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Arizona Republicans have begun a recount of some 2020 election results. Here’s why

Arizona state Republicans are recounting votes in Maricopa County to look for unsubstantiated claims of voter fraud

SHARE Arizona Republicans have begun a recount of some 2020 election results. Here’s why

Photo Illustration by Alex Cochran

Republican state lawmakers have begun recounting ballots in Arizona’s Maricopa County from the 2020 presidential election, nearly six months after former president Donald Trump lost the typically red state — and reelection.

The almost 2.1 million ballot audit is the result of a subpoena by Republican state senators who’ve sought the recount “to examine unsubstantiated claims that fraud or errors tainted President Biden’s win,” according to The Washington Post. The senators hired a private technology company — Florida-based Cyber Ninjas — to conduct the audit, reported the Arizona Republic.

  • Doug Logan, the head of Cyber Ninjas, said on Twitter he believes there was election fraud and “people better get wise fast,” National Public Radio reported.
  • Logan has also authored a document called “Election Fraud Facts & Details,” which cites debunked conspiracies and unproven allegations as proof of election fraud, the Arizona Mirror reported.
  • “Some of it is based on my own research, but quite a bit is information I got from other people but personally vetted,” Logan said of how we came about the material for the document, according to the Arizona Mirror.

Trump’s own Department of Homeland Security “declared the 2020 election the most secure in history,” according to Vox.

  • “Three previous reviews showed no sign of significant fraud or any reason to doubt President Biden’s victory, The New York Times reported.
  • Arizona’s state senators do no have the power to change election results, The Associated Press reported.

Legal snags and security concerns

The Republican-sponsored recount began late last week and immediately met legal challenges and criticism.

On Friday, a judge asked Cyber Ninjas to “turn over its plans and procedures amid concerns about the security of the county’s ballots and voter privacy,” while lawyers for the out-of-state tech company argued that those plans include trade secrets and are protected by “legislative privilege, as it is working on behalf of the state Senate,” reported the Arizona Republic.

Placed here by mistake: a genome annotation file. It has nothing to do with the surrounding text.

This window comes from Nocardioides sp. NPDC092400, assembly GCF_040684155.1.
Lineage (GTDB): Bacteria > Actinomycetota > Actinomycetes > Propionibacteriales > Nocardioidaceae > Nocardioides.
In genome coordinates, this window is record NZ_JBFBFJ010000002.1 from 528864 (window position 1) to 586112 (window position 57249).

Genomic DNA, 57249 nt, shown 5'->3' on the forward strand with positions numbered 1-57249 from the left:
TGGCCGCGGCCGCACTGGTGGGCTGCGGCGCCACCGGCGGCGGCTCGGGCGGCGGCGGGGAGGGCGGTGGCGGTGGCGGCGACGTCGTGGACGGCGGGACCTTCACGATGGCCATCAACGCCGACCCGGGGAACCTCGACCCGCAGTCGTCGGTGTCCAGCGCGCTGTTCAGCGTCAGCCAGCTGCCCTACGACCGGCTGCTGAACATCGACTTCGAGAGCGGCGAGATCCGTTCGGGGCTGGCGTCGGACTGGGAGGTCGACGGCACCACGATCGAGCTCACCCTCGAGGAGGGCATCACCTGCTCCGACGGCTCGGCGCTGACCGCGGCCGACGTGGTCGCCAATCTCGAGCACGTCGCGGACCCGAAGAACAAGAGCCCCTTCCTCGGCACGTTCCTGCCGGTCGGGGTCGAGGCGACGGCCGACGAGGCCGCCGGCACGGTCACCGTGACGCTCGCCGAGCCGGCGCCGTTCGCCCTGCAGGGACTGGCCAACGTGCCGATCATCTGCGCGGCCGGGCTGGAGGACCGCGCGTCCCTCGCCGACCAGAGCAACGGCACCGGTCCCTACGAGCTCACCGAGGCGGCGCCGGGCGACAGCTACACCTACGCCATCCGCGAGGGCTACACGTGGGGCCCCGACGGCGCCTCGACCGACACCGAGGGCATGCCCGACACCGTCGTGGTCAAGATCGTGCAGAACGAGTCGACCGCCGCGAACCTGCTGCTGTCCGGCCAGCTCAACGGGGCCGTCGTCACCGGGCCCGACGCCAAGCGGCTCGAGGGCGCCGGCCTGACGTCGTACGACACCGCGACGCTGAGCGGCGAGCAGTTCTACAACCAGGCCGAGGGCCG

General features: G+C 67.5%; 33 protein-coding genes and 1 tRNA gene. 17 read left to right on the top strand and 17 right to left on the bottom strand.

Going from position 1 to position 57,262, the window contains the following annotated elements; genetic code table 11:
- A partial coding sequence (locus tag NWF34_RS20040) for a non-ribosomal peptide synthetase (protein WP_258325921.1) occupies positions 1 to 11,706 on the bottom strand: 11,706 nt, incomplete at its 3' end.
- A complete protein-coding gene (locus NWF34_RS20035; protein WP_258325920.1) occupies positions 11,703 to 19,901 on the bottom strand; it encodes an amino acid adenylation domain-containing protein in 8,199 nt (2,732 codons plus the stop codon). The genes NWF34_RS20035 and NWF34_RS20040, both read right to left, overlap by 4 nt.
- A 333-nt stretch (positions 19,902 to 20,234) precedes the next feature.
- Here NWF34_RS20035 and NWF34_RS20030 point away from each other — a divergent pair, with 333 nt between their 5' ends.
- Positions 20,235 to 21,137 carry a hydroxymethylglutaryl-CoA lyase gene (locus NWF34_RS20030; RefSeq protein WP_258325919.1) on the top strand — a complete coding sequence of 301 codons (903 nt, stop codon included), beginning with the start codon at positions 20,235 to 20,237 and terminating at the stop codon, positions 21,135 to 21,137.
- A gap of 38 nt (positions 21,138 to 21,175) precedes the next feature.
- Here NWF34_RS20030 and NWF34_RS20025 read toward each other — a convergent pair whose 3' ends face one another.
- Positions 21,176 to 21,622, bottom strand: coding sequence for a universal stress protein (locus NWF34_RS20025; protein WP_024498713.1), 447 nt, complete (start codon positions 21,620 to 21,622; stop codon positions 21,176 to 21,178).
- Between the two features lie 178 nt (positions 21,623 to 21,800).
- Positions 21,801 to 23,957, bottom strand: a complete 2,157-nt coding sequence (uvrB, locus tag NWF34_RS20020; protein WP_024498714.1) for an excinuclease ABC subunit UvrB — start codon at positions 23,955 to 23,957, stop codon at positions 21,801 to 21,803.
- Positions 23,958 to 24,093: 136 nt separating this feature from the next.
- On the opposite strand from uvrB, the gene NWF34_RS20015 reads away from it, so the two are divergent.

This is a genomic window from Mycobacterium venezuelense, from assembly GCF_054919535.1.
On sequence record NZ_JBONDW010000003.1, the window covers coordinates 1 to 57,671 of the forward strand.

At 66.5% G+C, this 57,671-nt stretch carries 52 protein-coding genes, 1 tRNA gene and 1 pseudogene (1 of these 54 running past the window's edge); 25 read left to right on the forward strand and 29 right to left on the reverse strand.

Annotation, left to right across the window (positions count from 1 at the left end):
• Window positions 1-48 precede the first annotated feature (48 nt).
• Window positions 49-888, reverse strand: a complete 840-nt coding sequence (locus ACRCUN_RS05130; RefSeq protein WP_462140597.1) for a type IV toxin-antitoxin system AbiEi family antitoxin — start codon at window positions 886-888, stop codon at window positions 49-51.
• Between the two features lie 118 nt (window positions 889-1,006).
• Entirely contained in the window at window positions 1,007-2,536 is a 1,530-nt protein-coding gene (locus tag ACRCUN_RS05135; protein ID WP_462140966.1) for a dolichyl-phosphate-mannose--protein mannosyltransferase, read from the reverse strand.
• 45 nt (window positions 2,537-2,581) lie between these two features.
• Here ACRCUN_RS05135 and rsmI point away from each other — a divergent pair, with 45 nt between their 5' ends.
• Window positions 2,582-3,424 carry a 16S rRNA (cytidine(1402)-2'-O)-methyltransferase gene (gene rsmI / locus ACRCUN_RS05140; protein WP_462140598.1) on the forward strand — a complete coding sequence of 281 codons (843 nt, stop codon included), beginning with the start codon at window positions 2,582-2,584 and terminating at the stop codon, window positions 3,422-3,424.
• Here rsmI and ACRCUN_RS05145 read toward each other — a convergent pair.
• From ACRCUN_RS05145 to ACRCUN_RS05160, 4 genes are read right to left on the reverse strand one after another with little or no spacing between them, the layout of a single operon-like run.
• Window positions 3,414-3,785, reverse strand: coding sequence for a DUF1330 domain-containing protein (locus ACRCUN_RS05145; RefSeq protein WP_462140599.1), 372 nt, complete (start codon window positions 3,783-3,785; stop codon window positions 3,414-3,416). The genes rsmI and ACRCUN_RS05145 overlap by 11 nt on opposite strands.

• “After a brief pause on Friday ordered by a state court judge, the audit continues without clarity on who will do the counting, what it will cost and who will pay for the process,” The New York Times reported.
  • “The prospect that a court might block voters from seeing how their ballots will be handled during the unprecedented undertaking adds to mounting concerns about its transparency, given that its funders remain a mystery and news briefings were immediately placed on an indefinite hiatus,” according to the Arizona Republic.
  • Cyber Ninja’s lease on a stadium being used as the recount location expires on May 14, reported NPR.

A website — AZAudit.org — is hosting nine live-streaming videos of the recount, but the cameras are not zoomed in and there is no sound. The camera views look similar to that of a security camera’s perspective.


On election night, a viral video from Arizona inaccurately claimed that ballots filled out with sharpies weren’t counted, leading protesters to flock to the polling station. The hashtag #sharpiegate went viral in the wake of the misinformation.

  • Maricopa County officials and the U.S. Department of Homeland Security each released statements that using a sharpie wouldn’t void a ballot and that felt-tip pens are recommended because they “provide the fastest-drying ink.”
  • Still, the viral video led to a lawsuit from a Maricopa county voter — supported by a conservative out-of-state legal group — who alleged that her ballot and others had not been counted correctly, according to The Times. The attorneys filing the case later submitted a dismissal.

The numbers

President Joe Biden beat former President Trump in the popular and Electoral College vote, securing his victory by a wide margin of 306 to 232 votes in the November election.

In Arizona, then-candidate Joe Biden narrowly won Maricopa County, receiving 49.4% of the the county’s vote to the incumbent president’s 49.1%, Politico reported. Maricopa, which is the seat of Phoenix, is Arizona’s largest county.

  • Arizona was one of the five Republican strongholds that Biden turned blue in November, according to Politico.
  • Biden’s Arizona victory — with 11 Electoral College votes — did not secure the president’s 2020 win. But Biden also flipped Pennsylvania (20 votes), Georgia (16 votes), Michigan (16 votes) and Wisconsin (10 votes) for a total red-to-blue turn of 73 Electoral College votes, reported Politico.